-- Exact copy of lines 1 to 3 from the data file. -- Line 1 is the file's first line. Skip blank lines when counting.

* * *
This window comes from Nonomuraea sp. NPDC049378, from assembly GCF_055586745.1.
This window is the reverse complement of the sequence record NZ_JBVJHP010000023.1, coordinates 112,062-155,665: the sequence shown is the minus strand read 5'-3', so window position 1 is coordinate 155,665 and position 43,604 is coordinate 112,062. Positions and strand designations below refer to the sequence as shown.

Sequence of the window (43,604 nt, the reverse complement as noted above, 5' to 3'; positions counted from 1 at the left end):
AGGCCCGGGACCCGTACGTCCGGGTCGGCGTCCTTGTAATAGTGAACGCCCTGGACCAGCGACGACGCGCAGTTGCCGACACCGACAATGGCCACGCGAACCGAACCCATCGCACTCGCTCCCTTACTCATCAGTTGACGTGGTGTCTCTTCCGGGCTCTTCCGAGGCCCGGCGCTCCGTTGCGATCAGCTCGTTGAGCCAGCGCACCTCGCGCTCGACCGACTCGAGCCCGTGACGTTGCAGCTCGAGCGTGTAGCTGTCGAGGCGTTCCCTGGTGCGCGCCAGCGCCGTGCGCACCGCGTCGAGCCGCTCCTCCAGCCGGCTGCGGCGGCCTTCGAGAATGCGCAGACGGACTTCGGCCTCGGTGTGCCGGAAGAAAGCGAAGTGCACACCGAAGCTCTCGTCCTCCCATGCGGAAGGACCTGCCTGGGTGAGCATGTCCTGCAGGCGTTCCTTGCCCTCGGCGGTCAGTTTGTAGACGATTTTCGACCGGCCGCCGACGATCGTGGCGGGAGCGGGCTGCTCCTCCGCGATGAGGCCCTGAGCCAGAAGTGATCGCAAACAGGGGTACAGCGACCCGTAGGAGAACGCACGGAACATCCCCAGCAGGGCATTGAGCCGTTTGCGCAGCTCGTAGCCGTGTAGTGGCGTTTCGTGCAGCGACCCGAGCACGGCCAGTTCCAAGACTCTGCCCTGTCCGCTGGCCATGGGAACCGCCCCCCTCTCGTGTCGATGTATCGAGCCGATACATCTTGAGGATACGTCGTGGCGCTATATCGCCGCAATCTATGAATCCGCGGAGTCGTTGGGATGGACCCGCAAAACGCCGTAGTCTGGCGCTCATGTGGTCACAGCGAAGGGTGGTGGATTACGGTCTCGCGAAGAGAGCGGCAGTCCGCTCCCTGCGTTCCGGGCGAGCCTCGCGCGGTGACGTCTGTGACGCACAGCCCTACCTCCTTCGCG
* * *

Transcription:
This window comes from Nonomuraea sp. NPDC049378, from assembly GCF_055586745.1.
This window is the reverse complement of the sequence record NZ_JBVJHP010000023.1, coordinates 112,062-155,665: the sequence shown is the minus strand read 5'-3', so window position 1 is coordinate 155,665 and position 43,604 is coordinate 112,062. Positions and strand designations below refer to the sequence as shown.

Sequence of the window (43,604 nt, the reverse complement as noted above, 5' to 3'; positions counted from 1 at the left end):